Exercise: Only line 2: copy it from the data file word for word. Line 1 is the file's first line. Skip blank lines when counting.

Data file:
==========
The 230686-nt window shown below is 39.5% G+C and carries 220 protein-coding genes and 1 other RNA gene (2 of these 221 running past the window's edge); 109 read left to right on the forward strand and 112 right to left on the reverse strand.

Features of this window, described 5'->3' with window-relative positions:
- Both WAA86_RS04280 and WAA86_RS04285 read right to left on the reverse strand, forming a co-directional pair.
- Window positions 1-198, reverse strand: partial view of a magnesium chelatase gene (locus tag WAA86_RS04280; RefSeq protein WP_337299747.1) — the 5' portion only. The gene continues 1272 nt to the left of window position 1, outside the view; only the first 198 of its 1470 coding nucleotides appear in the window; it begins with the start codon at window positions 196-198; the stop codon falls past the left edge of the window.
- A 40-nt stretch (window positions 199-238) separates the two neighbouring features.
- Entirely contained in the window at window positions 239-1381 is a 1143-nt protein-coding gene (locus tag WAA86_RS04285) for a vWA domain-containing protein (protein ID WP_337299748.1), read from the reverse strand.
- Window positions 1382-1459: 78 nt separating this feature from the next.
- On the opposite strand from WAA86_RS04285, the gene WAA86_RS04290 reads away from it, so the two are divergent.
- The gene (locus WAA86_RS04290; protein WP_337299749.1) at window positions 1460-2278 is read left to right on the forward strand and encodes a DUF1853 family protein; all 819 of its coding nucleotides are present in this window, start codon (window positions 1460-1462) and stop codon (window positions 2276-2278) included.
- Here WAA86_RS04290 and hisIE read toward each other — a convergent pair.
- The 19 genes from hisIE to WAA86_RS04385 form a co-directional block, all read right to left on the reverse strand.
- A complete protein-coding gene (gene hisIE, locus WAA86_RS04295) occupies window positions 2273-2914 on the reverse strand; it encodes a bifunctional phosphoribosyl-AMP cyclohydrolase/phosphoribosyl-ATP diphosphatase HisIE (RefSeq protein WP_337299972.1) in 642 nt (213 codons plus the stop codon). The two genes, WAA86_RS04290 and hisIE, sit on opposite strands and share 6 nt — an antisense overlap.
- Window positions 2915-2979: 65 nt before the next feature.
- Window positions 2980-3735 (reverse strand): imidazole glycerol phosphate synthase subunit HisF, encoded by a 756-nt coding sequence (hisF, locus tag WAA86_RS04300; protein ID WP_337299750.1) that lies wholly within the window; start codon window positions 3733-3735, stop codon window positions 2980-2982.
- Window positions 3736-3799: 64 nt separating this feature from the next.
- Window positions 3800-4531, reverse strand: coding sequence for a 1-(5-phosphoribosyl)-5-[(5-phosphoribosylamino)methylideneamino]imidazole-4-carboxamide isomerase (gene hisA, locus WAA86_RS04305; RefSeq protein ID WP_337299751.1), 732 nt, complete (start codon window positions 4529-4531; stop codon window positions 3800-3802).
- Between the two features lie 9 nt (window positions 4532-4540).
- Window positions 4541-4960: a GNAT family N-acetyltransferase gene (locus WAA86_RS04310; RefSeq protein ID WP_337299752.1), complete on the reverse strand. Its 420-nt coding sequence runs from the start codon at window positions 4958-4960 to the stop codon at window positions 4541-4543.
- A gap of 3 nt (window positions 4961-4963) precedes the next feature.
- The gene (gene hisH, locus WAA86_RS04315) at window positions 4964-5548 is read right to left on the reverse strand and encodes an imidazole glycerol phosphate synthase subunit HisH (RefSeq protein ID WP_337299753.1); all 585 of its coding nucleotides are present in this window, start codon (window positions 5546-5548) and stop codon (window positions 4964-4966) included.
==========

Features of this window, described 5'->3' with window-relative positions: